Frequently asked questions about Liquidations
What is a Creditors’ Voluntary Liquidation?
Creditors’ Voluntary Liquidation (CVL) is the process where the Directors of an insolvent company can voluntarily take steps to wind up the company. The Directors call a meeting of the company’s shareholders to consider resolutions to wind up the company and decide on a decision procedure for creditors to appoint a Liquidator.
How do you know when a company is technically insolvent?
It will be evident that a company is insolvent if;
- Its liabilities are greater than its realisable assets
- It cannot pay its liabilities as they fall due
- It now has legal action being taken out against it
What are Directors responsibilities when a company is insolvent?
Once you agree a company is insolvent, it cannot meet its debts, Directors must be mindful of their fiduciary duty and take swift action.
- Seek advice from an insolvency practitioner
- Cease trading
- You should avoid putting creditors into a worse position
- Avoid incurring any new liabilities
- Avoid making preference payments
- Avoid taking any income from a business other than wages properly incurred.
How long will it take to liquidate a company?
It can take anywhere between 4-6 weeks to take a company into Voluntary Liquidation. The company will remain in liquidation until the liquidator has completed his/her investigations and reported back to creditors.
There are 4 key steps involved in taking a company into Voluntary Liquidation:
- The company discusses matter with an Insolvency Practitioner.
- All options are considered so Directors can make an informed decision.
- A meeting of shareholders and a virtual meeting of creditors are held and resolutions passed to take the company into liquidation and appoint a liquidator.
- The liquidator takes control of the company. Asset are liquidated and the affairs of the company leading up to the liquidation are investigated and reported on.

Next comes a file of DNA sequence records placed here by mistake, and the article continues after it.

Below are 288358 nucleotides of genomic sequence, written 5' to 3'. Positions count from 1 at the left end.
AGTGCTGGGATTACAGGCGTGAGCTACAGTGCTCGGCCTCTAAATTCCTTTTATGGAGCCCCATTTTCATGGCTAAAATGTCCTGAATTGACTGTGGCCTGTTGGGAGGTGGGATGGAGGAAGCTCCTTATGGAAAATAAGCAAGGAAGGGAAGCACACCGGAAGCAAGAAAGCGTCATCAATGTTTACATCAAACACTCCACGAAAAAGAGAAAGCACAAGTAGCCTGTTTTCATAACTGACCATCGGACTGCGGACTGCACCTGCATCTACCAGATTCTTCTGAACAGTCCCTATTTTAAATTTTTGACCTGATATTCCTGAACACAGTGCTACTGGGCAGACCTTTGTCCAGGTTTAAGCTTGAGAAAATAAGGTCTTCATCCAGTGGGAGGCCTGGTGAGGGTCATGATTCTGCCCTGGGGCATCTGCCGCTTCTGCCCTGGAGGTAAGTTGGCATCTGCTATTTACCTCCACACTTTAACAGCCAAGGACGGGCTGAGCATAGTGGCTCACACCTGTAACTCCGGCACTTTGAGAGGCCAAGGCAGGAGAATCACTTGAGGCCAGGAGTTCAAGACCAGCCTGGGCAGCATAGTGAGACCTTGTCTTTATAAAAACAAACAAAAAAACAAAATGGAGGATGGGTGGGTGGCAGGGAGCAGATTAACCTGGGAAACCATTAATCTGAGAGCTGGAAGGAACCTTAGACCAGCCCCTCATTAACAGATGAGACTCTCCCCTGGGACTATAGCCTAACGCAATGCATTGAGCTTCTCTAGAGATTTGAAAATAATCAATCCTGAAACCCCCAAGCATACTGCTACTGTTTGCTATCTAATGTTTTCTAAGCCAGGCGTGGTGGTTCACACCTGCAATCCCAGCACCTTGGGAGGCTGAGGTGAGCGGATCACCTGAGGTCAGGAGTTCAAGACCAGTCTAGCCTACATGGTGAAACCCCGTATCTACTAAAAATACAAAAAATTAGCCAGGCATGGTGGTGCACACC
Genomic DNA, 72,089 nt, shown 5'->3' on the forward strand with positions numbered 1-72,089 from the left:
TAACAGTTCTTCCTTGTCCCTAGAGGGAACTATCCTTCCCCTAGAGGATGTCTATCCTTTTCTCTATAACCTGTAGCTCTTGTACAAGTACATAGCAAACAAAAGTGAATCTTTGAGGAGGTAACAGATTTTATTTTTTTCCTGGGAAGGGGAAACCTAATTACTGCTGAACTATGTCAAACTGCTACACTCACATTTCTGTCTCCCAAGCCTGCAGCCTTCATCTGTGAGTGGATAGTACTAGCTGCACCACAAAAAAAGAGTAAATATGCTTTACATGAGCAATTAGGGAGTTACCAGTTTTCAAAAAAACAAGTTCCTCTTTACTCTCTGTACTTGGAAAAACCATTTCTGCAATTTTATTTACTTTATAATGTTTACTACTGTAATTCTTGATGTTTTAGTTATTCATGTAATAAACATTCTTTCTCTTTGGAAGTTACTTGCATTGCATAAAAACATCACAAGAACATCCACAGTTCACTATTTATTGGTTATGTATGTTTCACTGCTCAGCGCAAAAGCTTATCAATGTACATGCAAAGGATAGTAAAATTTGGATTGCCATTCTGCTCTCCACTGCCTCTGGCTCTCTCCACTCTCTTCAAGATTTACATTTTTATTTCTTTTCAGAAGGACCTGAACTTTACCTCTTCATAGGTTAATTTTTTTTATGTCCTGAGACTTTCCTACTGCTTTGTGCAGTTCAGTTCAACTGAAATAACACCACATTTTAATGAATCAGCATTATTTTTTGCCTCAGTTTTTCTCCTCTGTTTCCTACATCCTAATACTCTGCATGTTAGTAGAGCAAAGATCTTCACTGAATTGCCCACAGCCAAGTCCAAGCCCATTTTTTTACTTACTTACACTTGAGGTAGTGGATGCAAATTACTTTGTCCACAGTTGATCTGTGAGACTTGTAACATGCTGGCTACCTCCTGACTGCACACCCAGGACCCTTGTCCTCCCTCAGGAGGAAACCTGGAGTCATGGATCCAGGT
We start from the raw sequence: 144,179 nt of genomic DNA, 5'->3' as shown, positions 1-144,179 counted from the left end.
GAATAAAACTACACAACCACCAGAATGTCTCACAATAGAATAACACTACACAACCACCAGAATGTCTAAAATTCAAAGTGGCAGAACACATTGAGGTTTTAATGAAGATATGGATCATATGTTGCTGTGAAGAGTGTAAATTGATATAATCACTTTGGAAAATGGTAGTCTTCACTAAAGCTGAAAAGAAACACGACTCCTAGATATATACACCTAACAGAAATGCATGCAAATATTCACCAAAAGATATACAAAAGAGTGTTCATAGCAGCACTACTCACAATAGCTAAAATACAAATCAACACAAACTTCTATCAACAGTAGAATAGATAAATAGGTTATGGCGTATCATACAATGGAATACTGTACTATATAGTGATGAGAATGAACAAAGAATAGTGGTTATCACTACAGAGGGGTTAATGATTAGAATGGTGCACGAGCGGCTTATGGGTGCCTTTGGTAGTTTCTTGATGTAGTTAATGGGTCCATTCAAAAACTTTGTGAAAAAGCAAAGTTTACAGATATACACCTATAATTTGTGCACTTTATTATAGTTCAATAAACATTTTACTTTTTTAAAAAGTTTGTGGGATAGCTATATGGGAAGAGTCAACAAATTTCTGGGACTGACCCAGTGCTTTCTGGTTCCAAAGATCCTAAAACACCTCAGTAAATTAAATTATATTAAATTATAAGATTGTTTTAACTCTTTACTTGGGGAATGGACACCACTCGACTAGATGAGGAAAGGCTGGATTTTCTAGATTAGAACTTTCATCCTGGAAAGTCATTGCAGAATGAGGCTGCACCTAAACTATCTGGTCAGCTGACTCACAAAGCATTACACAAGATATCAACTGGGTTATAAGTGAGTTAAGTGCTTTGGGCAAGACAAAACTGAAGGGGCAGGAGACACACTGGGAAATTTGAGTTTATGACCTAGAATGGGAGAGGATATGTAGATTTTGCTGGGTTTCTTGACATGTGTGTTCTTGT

What if a Director has signed a personal guarantee?
If you have signed personal guarantees (PG) for any type of lending to the company, then you will become personally liable if the company is unable to pay. The liquidation could lead to these being called in by the lender. There is little that can be done to avoid this, but this shouldn’t mean you avoid taking the correct action, like liquidation, if a company is insolvent.
Most lenders will want to negotiate an affordable repayment for a PG over an agreeable period of time, to reduce their exposure.
Can a Director and Employees claim redundancy in Liquidation?
Any person employed by the company (including Directors), that have been paid via PAYE for over 2 years, may have a claim for redundancy, arrears of pay, holiday pay and pay in lieu of notice. If the company is unable to pay employees, then they can make a claim through the Government’s Redundancy Payments Service (RPS) after the company is in Liquidation, subject to limitations.
What happens to a Bounce Back Loan in liquidation?
A Bounce Back Loan (BBL) will rank among all other unsecured creditors in a liquidation. There will not be any personal guarantee, so the bank cannot pursue the Director/Shareholder for repayment of this debt. The liquidator will however investigate how funds were used in the company.
What happens to a Coronavirus Business Support Loan in liquidation?
A Coronavirus Business Support Loan (CBIL) is a loan due by the company first. If the company has insufficient funds/assets to repay the loan when in liquidation, then any shortfall of up to 20% may be claimed personally by the Director/Shareholder that has guaranteed the loan.